The Three Most Important Tips for Teaching Online

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The brave (not-so-)new world of online learning

I have an online graduate course starting next week – this is my 11th year teaching in the “virtual classroom”, and the new term has put me in mind of some of the most valuable learning I have gained through experience, course evaluations and student feedback. Here are my Top 3:

1. Put out the welcome mat

Universities and organizations generally have a standardized, branded Learning Management System (LMS). The LMS is the platform in which the online course is delivered, so your customization options tend to be fairly limited. In other words, it is your words – versus the overall site design – that are key to a positive first impression.

For example, is the first announcement or discussion posting focused on technical instructions and course requirements? Or on how you will support students’ success in the course, and how enjoyable and inspiring the collective learning journey will be? Time spent crafting a warm and positive welcome helps set the stage for group safety and engagement.

2. Generate controversy

If fostering meaningful critical discourse is challenging in traditional classrooms, it can be even more so online. Students often feel more inhibited when posting messages as opposed to speaking up in face-to-face groups. And online conversation can quickly take on the flavour of a series of rather stilted “mini-essays” unless you model and shape conversational threads.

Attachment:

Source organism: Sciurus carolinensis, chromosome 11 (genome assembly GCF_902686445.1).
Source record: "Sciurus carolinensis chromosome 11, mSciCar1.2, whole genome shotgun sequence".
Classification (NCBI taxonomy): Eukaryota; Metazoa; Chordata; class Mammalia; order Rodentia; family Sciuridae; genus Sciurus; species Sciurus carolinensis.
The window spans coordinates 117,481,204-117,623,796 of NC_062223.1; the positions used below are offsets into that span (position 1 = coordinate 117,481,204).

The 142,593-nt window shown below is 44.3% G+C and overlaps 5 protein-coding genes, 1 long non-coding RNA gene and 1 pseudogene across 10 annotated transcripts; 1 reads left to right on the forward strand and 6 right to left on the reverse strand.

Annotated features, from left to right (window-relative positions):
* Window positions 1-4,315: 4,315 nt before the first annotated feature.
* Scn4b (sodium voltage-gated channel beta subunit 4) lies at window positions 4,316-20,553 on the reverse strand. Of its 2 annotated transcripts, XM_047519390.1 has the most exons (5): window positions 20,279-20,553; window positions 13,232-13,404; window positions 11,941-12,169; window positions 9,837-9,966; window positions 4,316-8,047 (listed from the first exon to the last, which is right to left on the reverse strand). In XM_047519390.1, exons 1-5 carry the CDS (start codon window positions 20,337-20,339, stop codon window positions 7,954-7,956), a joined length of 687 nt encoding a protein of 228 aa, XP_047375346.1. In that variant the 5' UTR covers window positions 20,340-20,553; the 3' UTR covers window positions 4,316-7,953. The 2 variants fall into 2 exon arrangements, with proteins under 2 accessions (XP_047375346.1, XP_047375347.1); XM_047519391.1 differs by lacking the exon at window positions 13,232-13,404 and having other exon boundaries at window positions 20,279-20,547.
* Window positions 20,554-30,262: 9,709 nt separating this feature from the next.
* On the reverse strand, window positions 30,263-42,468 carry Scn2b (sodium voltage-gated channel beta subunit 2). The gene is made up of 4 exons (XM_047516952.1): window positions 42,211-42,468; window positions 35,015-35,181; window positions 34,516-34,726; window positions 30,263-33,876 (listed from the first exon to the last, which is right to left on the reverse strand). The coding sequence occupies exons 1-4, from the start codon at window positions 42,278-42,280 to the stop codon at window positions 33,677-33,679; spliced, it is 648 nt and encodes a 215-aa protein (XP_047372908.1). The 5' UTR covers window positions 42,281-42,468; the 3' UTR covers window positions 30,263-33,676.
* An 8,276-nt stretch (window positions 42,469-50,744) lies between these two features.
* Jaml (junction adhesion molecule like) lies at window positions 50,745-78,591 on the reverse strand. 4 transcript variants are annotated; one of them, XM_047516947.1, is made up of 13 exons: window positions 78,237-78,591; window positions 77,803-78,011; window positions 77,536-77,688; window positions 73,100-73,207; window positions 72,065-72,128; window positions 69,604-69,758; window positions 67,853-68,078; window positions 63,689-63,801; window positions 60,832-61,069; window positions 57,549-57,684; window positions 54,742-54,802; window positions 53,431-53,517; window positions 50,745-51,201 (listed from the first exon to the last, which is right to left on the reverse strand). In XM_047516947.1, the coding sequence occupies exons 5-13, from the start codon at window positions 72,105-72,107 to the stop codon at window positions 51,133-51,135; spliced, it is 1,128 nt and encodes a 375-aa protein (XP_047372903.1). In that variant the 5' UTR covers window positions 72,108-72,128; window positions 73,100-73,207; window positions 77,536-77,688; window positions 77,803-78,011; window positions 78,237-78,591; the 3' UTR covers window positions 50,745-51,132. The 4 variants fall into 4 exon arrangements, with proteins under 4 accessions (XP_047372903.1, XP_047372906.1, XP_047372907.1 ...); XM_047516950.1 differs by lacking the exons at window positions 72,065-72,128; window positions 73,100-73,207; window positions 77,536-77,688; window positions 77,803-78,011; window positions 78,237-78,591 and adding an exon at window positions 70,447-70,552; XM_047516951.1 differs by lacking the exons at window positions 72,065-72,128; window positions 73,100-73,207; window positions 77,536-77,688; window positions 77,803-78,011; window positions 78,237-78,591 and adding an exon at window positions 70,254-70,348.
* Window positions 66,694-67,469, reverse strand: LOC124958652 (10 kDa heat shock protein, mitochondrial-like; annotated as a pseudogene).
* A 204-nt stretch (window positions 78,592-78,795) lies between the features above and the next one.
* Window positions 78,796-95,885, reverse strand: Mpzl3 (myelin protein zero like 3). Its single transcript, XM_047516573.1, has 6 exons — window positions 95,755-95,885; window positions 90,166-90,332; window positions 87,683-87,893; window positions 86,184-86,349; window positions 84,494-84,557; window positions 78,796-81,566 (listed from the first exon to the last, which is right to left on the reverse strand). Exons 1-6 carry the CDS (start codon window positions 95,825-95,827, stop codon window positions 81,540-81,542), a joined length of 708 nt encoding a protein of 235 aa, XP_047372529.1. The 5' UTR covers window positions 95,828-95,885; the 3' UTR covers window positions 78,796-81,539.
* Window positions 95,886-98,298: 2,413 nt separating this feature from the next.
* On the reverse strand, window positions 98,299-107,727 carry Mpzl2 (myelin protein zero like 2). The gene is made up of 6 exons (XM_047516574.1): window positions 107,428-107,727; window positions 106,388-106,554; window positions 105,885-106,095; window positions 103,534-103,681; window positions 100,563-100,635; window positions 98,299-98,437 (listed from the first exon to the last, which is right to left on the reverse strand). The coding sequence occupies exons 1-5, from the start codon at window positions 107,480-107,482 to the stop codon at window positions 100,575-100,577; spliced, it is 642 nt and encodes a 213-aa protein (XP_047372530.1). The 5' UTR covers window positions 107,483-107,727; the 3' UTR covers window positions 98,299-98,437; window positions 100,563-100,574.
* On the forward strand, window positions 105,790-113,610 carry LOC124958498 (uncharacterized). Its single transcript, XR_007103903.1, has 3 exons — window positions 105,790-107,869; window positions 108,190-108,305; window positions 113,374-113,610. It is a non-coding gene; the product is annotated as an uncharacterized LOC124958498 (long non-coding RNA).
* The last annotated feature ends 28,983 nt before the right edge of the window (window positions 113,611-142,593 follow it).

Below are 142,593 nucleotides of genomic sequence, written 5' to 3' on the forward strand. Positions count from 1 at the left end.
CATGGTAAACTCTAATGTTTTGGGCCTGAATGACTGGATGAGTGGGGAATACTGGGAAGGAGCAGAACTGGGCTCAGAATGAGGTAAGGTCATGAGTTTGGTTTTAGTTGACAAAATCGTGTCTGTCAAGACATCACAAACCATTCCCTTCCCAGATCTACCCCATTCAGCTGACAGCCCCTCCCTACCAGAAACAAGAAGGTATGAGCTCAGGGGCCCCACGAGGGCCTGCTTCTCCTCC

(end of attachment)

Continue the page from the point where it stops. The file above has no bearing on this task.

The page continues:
One effective way I’ve found to stimulate authentic and lively conversation is to post about a controversial topic related to the course content – preferably something that links to a website, video or social media site, or all three. In my addictions course, this might be the way that addiction is portrayed in popular media, and how that connects to broader theories of addiction. Now the class is critiquing theory in a context that highlights real-life applications and relevance.

3. Over-communicate but under-state

Over-communicate because people don’t read. That is to say, they read, but tend to skim or miss points that are buried in the “fine print”. It’s better to make the same points in different ways across the learning platform or course tools in order to ensure that no one gets lost or left behind. This refers to issues that are process-related (like assignment deadlines, accessing technical support or how students will be graded), as well as content-specific (for example key definitions, essential points or important references). In my courses I try to reinforce communication using discussion forums, weekly overviews, course announcements and email to make sure that everyone is on board and on track.

Under-state because there is a phenomenon associated with text-based communication known as “emotional magnification”. Without visual cues, the same content delivered in person with no ill effects can be experienced with greater emotional intensity and negative valence when delivered online. We’ve all experienced this in email and other digital communication modes, and the consequences can adversely impact the positive learning community you’ve worked so hard to foster. Special care in providing corrective feedback is warranted, and this is especially critical in group discussion forums.

There is lots more to online teaching than captured here, but these are my “Top 3” and will be front of mind for me next week as the new term starts.

4 comments
  1. I can relate to the emotional magnification. I’ve never heard it called by this name–I’ll use it!

    • Thanks and so glad that you found it helpful.

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